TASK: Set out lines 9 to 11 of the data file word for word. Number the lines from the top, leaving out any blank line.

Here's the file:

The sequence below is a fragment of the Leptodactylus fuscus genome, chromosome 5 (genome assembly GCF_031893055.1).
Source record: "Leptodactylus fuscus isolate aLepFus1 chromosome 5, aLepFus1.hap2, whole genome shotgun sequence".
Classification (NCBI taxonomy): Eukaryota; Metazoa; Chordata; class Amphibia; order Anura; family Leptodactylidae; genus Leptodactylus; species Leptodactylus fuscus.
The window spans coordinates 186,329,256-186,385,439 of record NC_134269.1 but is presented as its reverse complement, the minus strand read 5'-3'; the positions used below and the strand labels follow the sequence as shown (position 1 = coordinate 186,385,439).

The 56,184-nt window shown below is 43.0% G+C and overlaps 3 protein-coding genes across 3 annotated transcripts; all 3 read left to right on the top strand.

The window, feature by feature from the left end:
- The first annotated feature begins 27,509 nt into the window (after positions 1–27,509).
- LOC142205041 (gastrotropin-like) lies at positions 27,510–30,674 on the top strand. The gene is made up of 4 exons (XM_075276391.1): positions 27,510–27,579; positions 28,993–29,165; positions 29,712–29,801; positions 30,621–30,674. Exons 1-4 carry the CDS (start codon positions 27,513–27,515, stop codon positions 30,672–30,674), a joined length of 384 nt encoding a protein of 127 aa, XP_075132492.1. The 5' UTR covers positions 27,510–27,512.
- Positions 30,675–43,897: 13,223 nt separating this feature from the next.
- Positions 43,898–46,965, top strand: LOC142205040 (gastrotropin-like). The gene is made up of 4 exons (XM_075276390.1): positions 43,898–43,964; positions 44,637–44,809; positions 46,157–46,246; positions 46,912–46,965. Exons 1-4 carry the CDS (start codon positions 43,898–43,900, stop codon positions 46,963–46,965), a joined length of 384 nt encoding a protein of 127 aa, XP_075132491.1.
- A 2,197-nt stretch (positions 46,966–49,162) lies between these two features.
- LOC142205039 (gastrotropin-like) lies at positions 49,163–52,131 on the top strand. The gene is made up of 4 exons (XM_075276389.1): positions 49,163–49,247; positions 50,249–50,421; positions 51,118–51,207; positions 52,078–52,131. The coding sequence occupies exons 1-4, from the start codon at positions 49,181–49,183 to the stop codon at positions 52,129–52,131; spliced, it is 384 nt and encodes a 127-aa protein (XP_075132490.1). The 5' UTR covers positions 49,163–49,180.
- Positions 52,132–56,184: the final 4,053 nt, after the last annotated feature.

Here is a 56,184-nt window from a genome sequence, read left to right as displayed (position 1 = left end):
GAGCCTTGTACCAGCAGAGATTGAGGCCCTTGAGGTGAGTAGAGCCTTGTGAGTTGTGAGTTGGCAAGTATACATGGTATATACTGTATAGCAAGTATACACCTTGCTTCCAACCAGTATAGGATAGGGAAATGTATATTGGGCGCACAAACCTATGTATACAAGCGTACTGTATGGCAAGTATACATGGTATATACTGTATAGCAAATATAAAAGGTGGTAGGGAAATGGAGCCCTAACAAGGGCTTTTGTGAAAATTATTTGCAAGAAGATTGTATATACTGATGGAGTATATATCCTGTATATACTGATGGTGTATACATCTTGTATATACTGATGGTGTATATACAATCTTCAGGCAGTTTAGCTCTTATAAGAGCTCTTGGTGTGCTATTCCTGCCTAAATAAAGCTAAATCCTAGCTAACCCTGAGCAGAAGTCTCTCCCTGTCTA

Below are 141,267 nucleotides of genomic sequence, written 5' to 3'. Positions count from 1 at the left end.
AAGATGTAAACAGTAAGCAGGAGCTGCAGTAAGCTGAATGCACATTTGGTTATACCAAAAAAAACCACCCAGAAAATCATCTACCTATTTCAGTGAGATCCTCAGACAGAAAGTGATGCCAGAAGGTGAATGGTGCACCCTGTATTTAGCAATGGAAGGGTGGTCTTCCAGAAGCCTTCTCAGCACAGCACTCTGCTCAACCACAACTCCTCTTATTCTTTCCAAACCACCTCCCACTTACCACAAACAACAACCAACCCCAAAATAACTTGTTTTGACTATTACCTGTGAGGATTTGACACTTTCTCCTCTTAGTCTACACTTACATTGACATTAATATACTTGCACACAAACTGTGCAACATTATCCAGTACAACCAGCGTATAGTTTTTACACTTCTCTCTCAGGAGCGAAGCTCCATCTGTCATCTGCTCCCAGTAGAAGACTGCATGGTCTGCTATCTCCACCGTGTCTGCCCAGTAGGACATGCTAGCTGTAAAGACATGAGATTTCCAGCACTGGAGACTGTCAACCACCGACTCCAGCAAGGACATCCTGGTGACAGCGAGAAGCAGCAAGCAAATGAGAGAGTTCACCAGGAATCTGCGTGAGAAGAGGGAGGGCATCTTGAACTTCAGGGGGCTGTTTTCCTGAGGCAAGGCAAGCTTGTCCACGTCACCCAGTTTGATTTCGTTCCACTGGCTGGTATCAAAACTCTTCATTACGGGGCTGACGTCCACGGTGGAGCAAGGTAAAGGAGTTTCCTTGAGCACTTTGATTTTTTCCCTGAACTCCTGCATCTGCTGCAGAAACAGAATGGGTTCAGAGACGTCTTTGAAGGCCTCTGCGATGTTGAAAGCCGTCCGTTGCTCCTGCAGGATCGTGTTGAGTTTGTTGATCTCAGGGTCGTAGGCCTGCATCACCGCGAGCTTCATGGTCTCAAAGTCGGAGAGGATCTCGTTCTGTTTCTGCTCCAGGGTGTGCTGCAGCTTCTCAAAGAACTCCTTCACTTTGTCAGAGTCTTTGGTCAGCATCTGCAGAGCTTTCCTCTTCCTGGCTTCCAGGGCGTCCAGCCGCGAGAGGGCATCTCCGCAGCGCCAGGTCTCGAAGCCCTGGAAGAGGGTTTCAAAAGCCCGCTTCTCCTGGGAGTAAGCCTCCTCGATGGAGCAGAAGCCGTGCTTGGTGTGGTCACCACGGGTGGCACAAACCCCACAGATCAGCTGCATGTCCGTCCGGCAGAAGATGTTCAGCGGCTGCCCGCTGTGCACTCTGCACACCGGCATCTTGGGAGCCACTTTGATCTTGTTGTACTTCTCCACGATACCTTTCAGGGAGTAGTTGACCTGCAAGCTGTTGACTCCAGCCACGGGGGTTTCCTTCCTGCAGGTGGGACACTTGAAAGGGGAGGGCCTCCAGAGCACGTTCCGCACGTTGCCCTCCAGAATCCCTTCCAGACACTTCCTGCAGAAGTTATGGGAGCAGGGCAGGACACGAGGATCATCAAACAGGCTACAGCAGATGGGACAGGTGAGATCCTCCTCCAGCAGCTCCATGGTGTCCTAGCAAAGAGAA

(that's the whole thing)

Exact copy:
- Positions 30,675–43,897: 13,223 nt separating this feature from the next.
- Positions 43,898–46,965, top strand: LOC142205040 (gastrotropin-like). The gene is made up of 4 exons (XM_075276390.1): positions 43,898–43,964; positions 44,637–44,809; positions 46,157–46,246; positions 46,912–46,965. Exons 1-4 carry the CDS (start codon positions 43,898–43,900, stop codon positions 46,963–46,965), a joined length of 384 nt encoding a protein of 127 aa, XP_075132491.1.
- A 2,197-nt stretch (positions 46,966–49,162) lies between these two features.